In chapter 5, Turnbloom applies the pneumatological, embodied, and communal dimensions of grace and virtue to the Treatise on the Eucharist. The Eucharist makes present the passion of Christ, a visible act of charity, which gives us knowledge of God's love and stirs us (provocatur) to love God in return. Turnbloom emphasizes this word provocatur: Christ's passion gives a "provocative knowledge" of God's love, and the Holy Spirit moves us from within to respond in love. Yet since we were not historically present before Christ's passion, the sacraments are the medium for this encounter. Applying his interpretation of the Treatise on Grace, Turnbloom reasons that the sacraments are at once a work of the Holy Spirit and of human operation. Thus, the celebration of the Eucharist is an act of moral virtue, specifically the virtue of religion, a subset of the virtue of justice (ST II-IIae q. 81). 

In light of this moral dimension of the sacrament, Turnbloom exhorts us to recognize the elements of the Eucharistic rite besides the transubstantiated host that make Christ present and give context to the Eucharist, such as the kiss of peace and the Lord's prayer. Because of this, the faithful must consider how they exercise the virtue of religion and "write Christ" in the Eucharist. In chapter 6, Turnbloom develops a liturgical theology of right religion; drawing on James Keenan's distinction between goodness and rightness, he suggests that communities must progress towards practicing right religion by liturgical reform. As Jesus interacted with diverse people in various ways, communities experience the Eucharistic presence of Christ diversely. "The Real Presence of Christ is not always the same" (150). The standard Turnbloom proposes: "If the community is formed into the Christ that lives the way Jesus Christ would have lived for that community's time and place, then that eucharistic celebration was an act of right religion" (149). 

With Christ of time and place as the standard for right religion, the community cooperates with the Holy Spirit, whose gift of prudence helps shape the liturgy: "In cooperation with the Holy Spirit, we must choose what the unity of the Church will look like by choosing the Christ we will write in the Eucharist" (154). One question that emerges is whose prudence determines the means of making Christ present. Is it "the religious prudence of worshipers" (150), "the congregation" (151), "the prudent pastor" (154), or committees of liturgists and worship planners he appoints (154)? The "Real Presence of Christ" becomes not only diverse, but tenuous, and a weighty responsibility for a community whose perfect practice of right religion is aspirational. We might recall here that Christ possessed all the virtues and gifts perfectly, including prudence (ST IIIa q. 7). Perhaps this relationship between ecclesial Christ and Eucharist is grounded in the historical Christ in whom we are perfected, such that the shape of the liturgy unfolds from a particular moment of Real Presence—the consecration—much like salvation unfolds from a particular event—the Incarnation. Aquinas's careful work on transubstantiation provides a crucial context for understanding the community's conformity, in the Spirit, to the one who is substantially present at each Eucharist, and who can be the foundation of a eucharistic celebration which is dignum et iustum.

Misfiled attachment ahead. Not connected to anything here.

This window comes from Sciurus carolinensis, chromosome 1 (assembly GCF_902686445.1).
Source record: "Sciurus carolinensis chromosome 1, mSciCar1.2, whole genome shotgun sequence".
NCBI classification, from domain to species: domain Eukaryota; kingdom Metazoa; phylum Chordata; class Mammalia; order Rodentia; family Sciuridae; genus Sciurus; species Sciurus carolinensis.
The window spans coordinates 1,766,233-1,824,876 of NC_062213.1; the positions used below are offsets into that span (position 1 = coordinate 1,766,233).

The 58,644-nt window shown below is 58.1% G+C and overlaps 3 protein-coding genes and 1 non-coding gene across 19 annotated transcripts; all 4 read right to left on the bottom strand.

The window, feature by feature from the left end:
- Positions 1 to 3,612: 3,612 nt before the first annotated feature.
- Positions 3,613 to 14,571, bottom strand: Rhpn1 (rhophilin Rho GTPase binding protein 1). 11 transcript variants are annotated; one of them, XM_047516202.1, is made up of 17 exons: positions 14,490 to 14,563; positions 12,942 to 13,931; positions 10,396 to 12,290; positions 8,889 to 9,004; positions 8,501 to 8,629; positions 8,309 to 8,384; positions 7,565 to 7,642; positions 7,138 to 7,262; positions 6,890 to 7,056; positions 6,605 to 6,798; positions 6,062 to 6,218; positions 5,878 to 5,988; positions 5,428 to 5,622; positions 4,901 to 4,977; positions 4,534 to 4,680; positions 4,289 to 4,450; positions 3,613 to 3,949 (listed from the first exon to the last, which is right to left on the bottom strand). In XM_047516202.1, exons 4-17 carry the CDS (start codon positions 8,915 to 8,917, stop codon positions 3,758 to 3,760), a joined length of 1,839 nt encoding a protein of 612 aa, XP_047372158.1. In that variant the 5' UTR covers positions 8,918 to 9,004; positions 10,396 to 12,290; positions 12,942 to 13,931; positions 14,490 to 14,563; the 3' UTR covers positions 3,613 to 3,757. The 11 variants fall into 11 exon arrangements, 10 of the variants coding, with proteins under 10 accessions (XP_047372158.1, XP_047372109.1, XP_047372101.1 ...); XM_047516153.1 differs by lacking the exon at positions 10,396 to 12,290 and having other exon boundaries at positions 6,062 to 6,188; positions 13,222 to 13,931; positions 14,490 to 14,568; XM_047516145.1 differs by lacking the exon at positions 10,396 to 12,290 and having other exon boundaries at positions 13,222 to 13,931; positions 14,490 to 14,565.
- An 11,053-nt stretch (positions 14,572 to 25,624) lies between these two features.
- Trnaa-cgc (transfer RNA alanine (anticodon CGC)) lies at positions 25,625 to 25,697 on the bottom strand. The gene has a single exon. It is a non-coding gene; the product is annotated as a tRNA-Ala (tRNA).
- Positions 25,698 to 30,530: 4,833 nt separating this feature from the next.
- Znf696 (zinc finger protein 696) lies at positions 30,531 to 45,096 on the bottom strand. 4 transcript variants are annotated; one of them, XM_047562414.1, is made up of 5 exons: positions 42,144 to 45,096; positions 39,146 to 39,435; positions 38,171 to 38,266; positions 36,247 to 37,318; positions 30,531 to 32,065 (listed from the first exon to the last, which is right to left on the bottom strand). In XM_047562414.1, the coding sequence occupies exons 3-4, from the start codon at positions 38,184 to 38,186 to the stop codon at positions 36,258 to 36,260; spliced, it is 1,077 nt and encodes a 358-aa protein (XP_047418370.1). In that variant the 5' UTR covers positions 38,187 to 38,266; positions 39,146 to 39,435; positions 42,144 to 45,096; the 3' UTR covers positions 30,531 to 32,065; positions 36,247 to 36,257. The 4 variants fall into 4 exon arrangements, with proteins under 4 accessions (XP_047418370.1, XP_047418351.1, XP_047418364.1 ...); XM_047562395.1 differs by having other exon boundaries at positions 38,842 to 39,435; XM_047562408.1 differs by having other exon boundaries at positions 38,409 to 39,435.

About the Reviewer(s): 

Jane Sloan Peters is a doctoral candidate in Historical Theology at Marquette University.

Date of Review: 
December 12, 2018
About the Author(s)/Editor(s)/Translator(s): 

David Farina Turnbloom is assistant professor of theology at the University of Portland. He has published numerous articles focusing on the relationships between Christian worship and ethics. He is a board member of the ecumenical group The Liturgical Conference. He holds a PhD in systematic theology from Boston College.